On March 11th, Forbes published a piece by former Republican columnist and blogger Chris Ladd – a lucid and detailed article titled “Why White Evangelicalism is So Cruel.” Within a few hours, the article had been taken down – leaving readers to wonder why.

There was nothing in the article that was libelous, and Ladd’s scholarship regarding the history of the issue was excellent. Granted, much of what Ladd wrote would be familiar to those who follow progressive politics; contributors at The Ring of Fire, including Thom Hartmann and Farron Cousins have explored the glaring contradictions in the relationship between a group of people whose claim to righteousness is based almost solely on sexual repression and a disgusting little misogynist who has bragged about his questionable sexual behavior.

Ladd’s article starts out with a hard-hitting account of Dr. Robert Jeffress, Senior Pastor of the First Baptist Church of Dallas and devoted Trumpista – who, when delivering a speech to students at Falwell’s Liberty University a few years ago, said that the attacks of September 11, 2001, was “divine punishment” for America’s “wickedness.” Yet, when confronted with Trump’s adulterous behavior with a porn star, Jeffress simply replied, “Even if it’s true, it doesn’t matter.”

From there, Ladd traces the history of the Evangelical Movement (formerly known as “Fundamentalism”) back to the 1840s, the Civil War, and the years that followed, and how Christian Fundamentalism evolved in order to serve a society and maintain an economic system built on slavery. Noting that Christian Fundamentalism is firmly anchored in the former Confederacy, Ladd writes,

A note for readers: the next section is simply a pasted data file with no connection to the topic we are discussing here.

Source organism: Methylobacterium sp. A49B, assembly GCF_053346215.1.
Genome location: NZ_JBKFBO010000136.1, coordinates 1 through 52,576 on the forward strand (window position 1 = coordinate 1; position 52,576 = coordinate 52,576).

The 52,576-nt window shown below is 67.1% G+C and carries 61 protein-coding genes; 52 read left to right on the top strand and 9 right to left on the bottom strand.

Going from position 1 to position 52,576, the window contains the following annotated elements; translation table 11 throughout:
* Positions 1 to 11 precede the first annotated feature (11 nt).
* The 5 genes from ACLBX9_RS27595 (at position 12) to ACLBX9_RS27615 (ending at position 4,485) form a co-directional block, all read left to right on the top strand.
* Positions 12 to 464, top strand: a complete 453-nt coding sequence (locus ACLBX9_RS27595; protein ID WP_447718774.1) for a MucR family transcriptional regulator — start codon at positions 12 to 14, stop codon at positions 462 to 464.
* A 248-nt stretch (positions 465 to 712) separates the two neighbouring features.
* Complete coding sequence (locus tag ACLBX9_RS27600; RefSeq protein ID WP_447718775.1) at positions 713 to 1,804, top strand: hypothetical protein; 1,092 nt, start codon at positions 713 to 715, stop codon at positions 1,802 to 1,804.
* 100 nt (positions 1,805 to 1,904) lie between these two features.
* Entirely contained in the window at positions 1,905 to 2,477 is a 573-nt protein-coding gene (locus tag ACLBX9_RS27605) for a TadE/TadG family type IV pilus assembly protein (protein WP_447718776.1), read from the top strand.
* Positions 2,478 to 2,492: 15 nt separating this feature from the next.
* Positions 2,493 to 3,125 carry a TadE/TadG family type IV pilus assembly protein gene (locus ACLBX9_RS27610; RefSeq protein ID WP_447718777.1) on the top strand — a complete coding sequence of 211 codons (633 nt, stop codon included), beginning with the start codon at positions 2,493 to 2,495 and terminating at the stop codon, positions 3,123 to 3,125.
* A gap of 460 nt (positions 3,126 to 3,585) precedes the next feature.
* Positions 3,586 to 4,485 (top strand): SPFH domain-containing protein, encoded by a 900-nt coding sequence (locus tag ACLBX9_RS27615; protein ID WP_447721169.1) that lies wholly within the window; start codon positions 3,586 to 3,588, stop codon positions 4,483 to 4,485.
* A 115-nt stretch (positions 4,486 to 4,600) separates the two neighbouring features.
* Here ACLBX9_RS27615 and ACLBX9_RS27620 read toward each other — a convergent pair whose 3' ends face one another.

Stripped of its compassion and integrity, little remained of the Christian message. What survived was a perverse emphasis on sexual purity as the sole expression of righteousness, along with a creepy obsession with the unquestionable sexual authority of white men…Christianity’s historic emphasis on sexual purity as a form of ascetic self-denial was transformed into an obsession with women and sex. For Southerners, righteousness had little meaning beyond sex, and sexual mores had far less importance for men than for women. Guarding women’s sexual purity meant guarding the purity of the white race. There was no higher moral demand.

Right there is an excellent explanation for the hypocrisy and double standards that define the right-wing Christian Evangelical movement – well documented and clearly presented.

So, why did Forbes remove the piece?

In an email, Ladd was told that his article was “way out of bounds – painting the entire evangelical movement with a broad brush.” Ladd was also told that, in light of his criticisms of Jeffress, he “should have reached out to him for comment…it is extremely important to reach out for comment from anyone you personally criticize in your work.”

In fact, there was no criticism nor defense or endorsement of Jeffress in Ladd’s article – only quotes from him defending Trump. If that constitutes criticism, then it is Jeffress’ own words and documented actions that condemn him.

Fortunately for free speech, the original article was posted on Ladd’s blog, Political Orphans. You can read it here and decide for yourself.

K.J. McElrath is a former history and social studies teacher who has long maintained a keen interest in legal and social issues. In addition to writing for The Ring of Fire, he is the author of two published novels: Tamanous Cooley, a darkly comic environmental twist on Dante's Inferno, and The Missionary's Wife, a story of the conflict between human nature and fundamentalist religious dogma. When not engaged in journalistic or literary pursuits, K.J. works as an entertainer and film composer.